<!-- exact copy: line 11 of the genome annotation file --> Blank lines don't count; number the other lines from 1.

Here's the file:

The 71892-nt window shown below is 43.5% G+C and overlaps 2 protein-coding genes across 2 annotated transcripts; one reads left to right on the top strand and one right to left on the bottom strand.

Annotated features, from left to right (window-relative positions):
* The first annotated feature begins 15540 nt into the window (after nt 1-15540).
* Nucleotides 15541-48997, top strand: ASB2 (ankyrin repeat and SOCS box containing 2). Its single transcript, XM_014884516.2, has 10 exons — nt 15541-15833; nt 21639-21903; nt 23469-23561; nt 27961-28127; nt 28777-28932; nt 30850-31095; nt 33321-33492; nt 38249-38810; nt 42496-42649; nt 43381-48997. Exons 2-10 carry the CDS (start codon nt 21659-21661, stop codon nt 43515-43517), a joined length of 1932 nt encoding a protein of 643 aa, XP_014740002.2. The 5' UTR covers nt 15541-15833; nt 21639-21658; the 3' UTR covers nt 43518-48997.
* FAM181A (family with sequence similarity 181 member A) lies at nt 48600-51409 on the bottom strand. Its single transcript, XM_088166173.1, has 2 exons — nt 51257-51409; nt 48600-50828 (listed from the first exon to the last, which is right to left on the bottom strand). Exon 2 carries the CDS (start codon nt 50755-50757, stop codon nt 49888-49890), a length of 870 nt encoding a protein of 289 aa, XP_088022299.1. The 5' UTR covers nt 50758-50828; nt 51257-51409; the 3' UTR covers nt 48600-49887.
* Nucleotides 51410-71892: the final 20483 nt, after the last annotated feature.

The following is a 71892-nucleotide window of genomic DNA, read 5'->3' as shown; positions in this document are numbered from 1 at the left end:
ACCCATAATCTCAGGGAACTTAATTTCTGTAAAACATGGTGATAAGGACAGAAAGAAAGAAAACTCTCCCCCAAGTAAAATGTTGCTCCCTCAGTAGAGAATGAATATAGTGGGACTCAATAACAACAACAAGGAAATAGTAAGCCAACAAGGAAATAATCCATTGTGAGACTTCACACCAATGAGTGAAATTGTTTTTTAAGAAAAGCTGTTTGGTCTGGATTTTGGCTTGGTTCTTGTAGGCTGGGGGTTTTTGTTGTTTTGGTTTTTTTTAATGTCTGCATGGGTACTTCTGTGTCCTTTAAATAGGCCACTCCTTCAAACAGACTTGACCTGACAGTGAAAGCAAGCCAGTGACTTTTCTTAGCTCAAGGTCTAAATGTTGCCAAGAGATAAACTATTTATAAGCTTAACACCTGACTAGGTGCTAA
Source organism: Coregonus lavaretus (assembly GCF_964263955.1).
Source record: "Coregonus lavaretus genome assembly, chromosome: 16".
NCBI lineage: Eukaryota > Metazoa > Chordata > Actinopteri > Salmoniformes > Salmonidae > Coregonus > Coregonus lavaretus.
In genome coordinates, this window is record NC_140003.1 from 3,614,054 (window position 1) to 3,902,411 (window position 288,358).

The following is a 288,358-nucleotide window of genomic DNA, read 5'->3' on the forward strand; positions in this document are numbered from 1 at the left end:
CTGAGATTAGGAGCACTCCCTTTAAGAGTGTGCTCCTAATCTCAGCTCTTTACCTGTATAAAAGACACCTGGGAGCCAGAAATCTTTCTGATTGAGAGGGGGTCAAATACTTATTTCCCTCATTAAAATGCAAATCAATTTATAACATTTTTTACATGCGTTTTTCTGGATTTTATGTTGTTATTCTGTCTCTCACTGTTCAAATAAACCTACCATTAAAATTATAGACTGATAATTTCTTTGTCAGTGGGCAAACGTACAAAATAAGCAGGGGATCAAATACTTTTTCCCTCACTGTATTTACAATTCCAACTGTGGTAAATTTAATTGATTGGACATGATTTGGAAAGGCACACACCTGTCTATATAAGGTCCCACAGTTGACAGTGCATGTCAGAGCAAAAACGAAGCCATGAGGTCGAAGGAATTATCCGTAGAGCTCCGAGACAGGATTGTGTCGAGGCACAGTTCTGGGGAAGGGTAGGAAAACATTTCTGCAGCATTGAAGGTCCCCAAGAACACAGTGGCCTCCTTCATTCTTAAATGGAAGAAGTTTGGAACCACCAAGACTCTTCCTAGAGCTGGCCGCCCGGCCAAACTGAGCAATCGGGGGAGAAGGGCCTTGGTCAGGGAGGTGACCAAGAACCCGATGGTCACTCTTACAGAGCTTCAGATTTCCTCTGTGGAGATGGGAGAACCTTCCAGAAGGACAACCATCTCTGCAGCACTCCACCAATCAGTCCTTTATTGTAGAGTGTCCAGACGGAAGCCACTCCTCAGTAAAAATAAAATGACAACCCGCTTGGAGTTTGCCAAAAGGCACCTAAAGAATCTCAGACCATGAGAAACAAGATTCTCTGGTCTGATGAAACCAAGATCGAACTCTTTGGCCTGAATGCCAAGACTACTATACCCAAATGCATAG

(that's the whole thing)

NCBI lineage: Eukaryota > Metazoa > Chordata > Actinopteri > Salmoniformes > Salmonidae > Coregonus > Coregonus lavaretus.